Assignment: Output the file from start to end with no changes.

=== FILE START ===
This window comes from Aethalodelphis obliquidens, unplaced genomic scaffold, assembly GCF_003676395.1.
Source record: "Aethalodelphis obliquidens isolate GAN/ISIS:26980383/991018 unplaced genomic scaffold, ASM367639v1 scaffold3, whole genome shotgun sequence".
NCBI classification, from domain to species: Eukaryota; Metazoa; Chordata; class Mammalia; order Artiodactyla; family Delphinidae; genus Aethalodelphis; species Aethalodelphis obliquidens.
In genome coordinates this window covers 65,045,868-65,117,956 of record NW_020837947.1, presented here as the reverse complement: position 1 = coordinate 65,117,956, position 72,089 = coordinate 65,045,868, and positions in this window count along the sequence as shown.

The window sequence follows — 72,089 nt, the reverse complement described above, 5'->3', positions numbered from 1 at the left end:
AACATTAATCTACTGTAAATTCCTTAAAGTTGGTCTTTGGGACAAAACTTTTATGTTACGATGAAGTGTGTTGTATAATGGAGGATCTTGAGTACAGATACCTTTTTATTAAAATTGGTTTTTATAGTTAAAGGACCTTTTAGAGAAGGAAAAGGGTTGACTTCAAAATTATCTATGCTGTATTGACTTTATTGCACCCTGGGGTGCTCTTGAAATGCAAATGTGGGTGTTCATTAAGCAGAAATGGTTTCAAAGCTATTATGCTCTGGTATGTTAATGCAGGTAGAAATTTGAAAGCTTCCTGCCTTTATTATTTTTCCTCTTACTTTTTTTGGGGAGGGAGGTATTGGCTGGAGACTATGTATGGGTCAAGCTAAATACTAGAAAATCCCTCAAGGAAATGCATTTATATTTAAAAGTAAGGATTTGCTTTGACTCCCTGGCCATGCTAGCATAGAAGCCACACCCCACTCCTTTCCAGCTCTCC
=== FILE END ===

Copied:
This window comes from Aethalodelphis obliquidens, unplaced genomic scaffold, assembly GCF_003676395.1.
Source record: "Aethalodelphis obliquidens isolate GAN/ISIS:26980383/991018 unplaced genomic scaffold, ASM367639v1 scaffold3, whole genome shotgun sequence".
NCBI classification, from domain to species: Eukaryota; Metazoa; Chordata; class Mammalia; order Artiodactyla; family Delphinidae; genus Aethalodelphis; species Aethalodelphis obliquidens.
In genome coordinates this window covers 65,045,868-65,117,956 of record NW_020837947.1, presented here as the reverse complement: position 1 = coordinate 65,117,956, position 72,089 = coordinate 65,045,868, and positions in this window count along the sequence as shown.

The window sequence follows — 72,089 nt, the reverse complement described above, 5'->3', positions numbered from 1 at the left end:
AACATTAATCTACTGTAAATTCCTTAAAGTTGGTCTTTGGGACAAAACTTTTATGTTACGATGAAGTGTGTTGTATAATGGAGGATCTTGAGTACAGATACCTTTTTATTAAAATTGGTTTTTATAGTTAAAGGACCTTTTAGAGAAGGAAAAGGGTTGACTTCAAAATTATCTATGCTGTATTGACTTTATTGCACCCTGGGGTGCTCTTGAAATGCAAATGTGGGTGTTCATTAAGCAGAAATGGTTTCAAAGCTATTATGCTCTGGTATGTTAATGCAGGTAGAAATTTGAAAGCTTCCTGCCTTTATTATTTTTCCTCTTACTTTTTTTGGGGAGGGAGGTATTGGCTGGAGACTATGTATGGGTCAAGCTAAATACTAGAAAATCCCTCAAGGAAATGCATTTATATTTAAAAGTAAGGATTTGCTTTGACTCCCTGGCCATGCTAGCATAGAAGCCACACCCCACTCCTTTCCAGCTCTCC